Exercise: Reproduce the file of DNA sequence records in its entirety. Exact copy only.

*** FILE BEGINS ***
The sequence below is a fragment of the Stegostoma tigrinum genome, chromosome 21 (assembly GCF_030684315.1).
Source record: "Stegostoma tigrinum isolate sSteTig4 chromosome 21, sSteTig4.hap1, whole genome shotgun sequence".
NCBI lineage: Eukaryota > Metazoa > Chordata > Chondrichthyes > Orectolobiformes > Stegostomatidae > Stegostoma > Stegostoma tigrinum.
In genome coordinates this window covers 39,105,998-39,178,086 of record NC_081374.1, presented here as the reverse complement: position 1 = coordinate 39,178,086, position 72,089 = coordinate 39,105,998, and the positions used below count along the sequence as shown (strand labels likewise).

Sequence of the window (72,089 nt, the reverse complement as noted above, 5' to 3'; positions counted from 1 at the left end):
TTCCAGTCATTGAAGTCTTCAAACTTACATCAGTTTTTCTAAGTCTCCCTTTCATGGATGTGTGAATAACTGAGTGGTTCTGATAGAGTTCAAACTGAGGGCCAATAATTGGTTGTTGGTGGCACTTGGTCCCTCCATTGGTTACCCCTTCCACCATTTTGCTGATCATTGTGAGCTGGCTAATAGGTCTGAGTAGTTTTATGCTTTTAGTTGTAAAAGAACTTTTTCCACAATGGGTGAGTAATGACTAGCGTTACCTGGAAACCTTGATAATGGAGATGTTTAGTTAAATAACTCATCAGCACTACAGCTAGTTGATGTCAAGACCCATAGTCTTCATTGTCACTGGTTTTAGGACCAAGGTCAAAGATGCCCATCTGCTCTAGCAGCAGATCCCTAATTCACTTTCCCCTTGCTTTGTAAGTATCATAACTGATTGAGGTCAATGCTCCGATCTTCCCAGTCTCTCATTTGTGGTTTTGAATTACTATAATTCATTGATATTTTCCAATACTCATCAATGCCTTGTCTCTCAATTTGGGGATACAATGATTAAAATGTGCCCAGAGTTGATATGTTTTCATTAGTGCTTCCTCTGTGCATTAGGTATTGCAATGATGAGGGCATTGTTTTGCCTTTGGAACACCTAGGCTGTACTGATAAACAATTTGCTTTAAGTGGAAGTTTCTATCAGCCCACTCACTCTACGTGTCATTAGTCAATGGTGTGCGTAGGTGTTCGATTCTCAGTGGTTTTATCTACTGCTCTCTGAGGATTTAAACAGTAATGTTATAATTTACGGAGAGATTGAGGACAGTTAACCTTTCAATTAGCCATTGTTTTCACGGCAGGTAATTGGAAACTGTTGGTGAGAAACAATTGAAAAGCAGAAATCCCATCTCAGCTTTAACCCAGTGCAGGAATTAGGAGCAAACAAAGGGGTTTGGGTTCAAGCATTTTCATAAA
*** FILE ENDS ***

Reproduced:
The sequence below is a fragment of the Stegostoma tigrinum genome, chromosome 21 (assembly GCF_030684315.1).
Source record: "Stegostoma tigrinum isolate sSteTig4 chromosome 21, sSteTig4.hap1, whole genome shotgun sequence".
NCBI lineage: Eukaryota > Metazoa > Chordata > Chondrichthyes > Orectolobiformes > Stegostomatidae > Stegostoma > Stegostoma tigrinum.
In genome coordinates this window covers 39,105,998-39,178,086 of record NC_081374.1, presented here as the reverse complement: position 1 = coordinate 39,178,086, position 72,089 = coordinate 39,105,998, and the positions used below count along the sequence as shown (strand labels likewise).

Sequence of the window (72,089 nt, the reverse complement as noted above, 5' to 3'; positions counted from 1 at the left end):
TTCCAGTCATTGAAGTCTTCAAACTTACATCAGTTTTTCTAAGTCTCCCTTTCATGGATGTGTGAATAACTGAGTGGTTCTGATAGAGTTCAAACTGAGGGCCAATAATTGGTTGTTGGTGGCACTTGGTCCCTCCATTGGTTACCCCTTCCACCATTTTGCTGATCATTGTGAGCTGGCTAATAGGTCTGAGTAGTTTTATGCTTTTAGTTGTAAAAGAACTTTTTCCACAATGGGTGAGTAATGACTAGCGTTACCTGGAAACCTTGATAATGGAGATGTTTAGTTAAATAACTCATCAGCACTACAGCTAGTTGATGTCAAGACCCATAGTCTTCATTGTCACTGGTTTTAGGACCAAGGTCAAAGATGCCCATCTGCTCTAGCAGCAGATCCCTAATTCACTTTCCCCTTGCTTTGTAAGTATCATAACTGATTGAGGTCAATGCTCCGATCTTCCCAGTCTCTCATTTGTGGTTTTGAATTACTATAATTCATTGATATTTTCCAATACTCATCAATGCCTTGTCTCTCAATTTGGGGATACAATGATTAAAATGTGCCCAGAGTTGATATGTTTTCATTAGTGCTTCCTCTGTGCATTAGGTATTGCAATGATGAGGGCATTGTTTTGCCTTTGGAACACCTAGGCTGTACTGATAAACAATTTGCTTTAAGTGGAAGTTTCTATCAGCCCACTCACTCTACGTGTCATTAGTCAATGGTGTGCGTAGGTGTTCGATTCTCAGTGGTTTTATCTACTGCTCTCTGAGGATTTAAACAGTAATGTTATAATTTACGGAGAGATTGAGGACAGTTAACCTTTCAATTAGCCATTGTTTTCACGGCAGGTAATTGGAAACTGTTGGTGAGAAACAATTGAAAAGCAGAAATCCCATCTCAGCTTTAACCCAGTGCAGGAATTAGGAGCAAACAAAGGGGTTTGGGTTCAAGCATTTTCATAAA